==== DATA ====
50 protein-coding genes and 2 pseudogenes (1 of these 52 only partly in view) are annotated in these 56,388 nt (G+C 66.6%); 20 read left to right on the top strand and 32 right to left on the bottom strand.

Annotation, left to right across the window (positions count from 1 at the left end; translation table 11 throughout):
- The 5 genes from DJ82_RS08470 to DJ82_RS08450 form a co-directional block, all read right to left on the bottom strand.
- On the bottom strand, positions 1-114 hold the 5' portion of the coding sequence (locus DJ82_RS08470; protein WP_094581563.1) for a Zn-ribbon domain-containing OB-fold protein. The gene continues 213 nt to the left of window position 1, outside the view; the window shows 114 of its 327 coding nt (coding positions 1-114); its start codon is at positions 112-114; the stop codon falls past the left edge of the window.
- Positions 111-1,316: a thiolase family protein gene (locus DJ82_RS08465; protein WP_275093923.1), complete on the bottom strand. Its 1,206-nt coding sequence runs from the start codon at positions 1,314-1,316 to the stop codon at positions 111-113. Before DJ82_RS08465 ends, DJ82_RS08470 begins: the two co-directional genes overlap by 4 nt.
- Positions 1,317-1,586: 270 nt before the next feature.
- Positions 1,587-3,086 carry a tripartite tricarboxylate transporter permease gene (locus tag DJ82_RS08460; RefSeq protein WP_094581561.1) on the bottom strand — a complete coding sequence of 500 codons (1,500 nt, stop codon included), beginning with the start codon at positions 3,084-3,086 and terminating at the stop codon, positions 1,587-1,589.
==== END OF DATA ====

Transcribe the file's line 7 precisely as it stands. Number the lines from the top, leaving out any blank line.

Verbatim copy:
- Positions 1,587-3,086 carry a tripartite tricarboxylate transporter permease gene (locus tag DJ82_RS08460; RefSeq protein WP_094581561.1) on the bottom strand — a complete coding sequence of 500 codons (1,500 nt, stop codon included), beginning with the start codon at positions 3,084-3,086 and terminating at the stop codon, positions 1,587-1,589.